Title Bright lights in the big cities: migratory birds’ exposure to artificial light Type Journal Article
Year 2019 Publication Frontiers in Ecology and the Environment Abbreviated Journal Front Ecol Environ
Volume 17 Issue 4 Pages 209-214
Keywords (up) Animals; Birds; migratory birds
Abstract Many species of migratory birds have evolved the ability to migrate at night, and the recent and rapid expansion of artificial light at night has markedly altered the nighttime sky through which they travel. Migrating birds regularly pass through heavily illuminated landscapes, and bright lights affect avian orientation. But risks to migrating birds from artificial light are not spatially or temporally uniform, representing a challenge for mitigating potential hazards and developing action plans to catalog risks at continental scales. We leveraged over two decades of remote‐sensing data collected by weather surveillance radar and satellite‐based sensors to identify locations and times of year when the highest numbers of migrating birds are exposed to light pollution in the contiguous US. Our continental‐scale quantification of light exposure provides a novel opportunity for dynamic and targeted conservation strategies to address the hazards posed by light pollution to nocturnally migrating birds.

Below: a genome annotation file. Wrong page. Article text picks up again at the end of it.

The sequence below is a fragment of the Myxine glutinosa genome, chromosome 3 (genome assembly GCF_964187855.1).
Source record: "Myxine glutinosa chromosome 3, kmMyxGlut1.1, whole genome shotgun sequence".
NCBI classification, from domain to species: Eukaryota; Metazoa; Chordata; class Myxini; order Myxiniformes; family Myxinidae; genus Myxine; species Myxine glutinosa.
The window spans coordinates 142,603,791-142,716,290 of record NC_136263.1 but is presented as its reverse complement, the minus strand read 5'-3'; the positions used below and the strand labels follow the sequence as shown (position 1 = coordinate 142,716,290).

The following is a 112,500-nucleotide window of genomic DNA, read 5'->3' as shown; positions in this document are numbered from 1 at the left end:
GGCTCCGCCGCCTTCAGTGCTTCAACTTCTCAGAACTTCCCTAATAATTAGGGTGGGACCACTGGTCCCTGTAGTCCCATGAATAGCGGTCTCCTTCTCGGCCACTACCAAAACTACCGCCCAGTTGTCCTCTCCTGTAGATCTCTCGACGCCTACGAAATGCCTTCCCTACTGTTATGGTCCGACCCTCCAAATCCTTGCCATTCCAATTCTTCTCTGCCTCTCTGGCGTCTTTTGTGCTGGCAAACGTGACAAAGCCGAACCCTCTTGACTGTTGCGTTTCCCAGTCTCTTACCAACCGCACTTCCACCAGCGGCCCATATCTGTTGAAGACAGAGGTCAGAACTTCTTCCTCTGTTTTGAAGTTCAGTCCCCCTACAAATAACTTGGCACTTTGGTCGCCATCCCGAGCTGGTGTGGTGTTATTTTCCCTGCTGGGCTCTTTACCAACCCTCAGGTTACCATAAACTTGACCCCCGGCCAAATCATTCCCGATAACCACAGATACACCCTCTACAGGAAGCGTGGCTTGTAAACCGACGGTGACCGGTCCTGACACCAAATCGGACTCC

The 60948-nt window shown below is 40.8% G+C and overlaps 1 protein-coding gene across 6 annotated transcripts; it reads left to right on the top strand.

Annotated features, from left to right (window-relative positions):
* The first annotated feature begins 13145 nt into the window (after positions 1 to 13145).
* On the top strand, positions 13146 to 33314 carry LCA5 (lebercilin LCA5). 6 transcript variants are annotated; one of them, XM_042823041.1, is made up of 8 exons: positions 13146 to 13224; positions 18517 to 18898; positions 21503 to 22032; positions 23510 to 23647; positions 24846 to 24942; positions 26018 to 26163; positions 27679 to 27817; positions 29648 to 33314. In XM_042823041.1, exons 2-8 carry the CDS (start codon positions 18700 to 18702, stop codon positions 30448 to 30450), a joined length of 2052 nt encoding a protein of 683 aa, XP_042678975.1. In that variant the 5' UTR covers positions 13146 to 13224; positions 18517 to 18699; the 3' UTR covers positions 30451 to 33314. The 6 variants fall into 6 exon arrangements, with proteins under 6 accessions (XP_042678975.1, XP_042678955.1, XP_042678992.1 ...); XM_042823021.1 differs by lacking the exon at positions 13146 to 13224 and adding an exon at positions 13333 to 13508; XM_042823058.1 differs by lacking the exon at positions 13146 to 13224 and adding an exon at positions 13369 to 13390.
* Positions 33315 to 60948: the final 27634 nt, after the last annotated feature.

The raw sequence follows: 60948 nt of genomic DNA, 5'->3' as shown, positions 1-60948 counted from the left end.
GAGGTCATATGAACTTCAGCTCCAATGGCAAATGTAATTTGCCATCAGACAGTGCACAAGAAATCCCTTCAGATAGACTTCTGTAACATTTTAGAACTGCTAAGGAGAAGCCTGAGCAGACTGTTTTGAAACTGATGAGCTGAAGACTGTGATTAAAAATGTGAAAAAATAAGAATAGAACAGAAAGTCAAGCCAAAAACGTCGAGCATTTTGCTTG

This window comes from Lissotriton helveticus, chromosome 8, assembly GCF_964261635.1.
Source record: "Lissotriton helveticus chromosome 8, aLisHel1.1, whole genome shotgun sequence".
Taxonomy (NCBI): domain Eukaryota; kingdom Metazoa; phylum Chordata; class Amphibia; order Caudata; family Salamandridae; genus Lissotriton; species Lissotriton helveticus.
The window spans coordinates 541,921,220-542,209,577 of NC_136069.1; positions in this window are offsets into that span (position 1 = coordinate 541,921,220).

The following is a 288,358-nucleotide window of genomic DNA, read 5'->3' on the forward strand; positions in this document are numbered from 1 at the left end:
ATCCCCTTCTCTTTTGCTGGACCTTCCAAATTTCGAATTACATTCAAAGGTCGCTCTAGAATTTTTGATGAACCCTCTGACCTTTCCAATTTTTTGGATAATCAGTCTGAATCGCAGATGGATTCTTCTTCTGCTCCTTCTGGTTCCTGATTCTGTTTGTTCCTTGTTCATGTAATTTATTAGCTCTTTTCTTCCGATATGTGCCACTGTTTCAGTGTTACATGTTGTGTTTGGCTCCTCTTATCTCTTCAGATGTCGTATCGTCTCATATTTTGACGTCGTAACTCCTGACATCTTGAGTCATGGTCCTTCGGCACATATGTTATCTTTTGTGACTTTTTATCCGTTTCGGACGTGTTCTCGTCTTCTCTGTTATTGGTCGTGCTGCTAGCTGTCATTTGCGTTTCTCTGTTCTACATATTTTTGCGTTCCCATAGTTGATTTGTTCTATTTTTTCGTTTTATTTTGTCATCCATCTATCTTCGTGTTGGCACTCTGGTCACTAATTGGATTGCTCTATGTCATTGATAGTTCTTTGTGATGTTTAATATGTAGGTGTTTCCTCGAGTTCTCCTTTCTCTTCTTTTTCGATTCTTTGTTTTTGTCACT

Address
Corporate Author Thesis
Publisher Place of Publication Editor
Language Summary Language Original Title
Series Editor Series Title Abbreviated Series Title
Series Volume Series Issue Edition
ISSN 1540-9295 ISBN Medium
Area Expedition Conference
Notes Approved no
Call Number GFZ @ kyba @ Serial 2285
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Author Dwyer, J. F., Pandey, A. K., McHale, L. A., & Harness, R. E.
Title Near-ultraviolet light reduced Sandhill Crane collisions with a power line by 98% Type Journal Article
Year 2019 Publication The Condor: Ornithological Applications Abbreviated Journal Condor
Volume 121 Issue 2 Pages duz008
Keywords (up) Animals; Birds; Sandhill Cranes; Antigone canadensis; power lines; collisions; Avian Collision Avoidance System; ACAS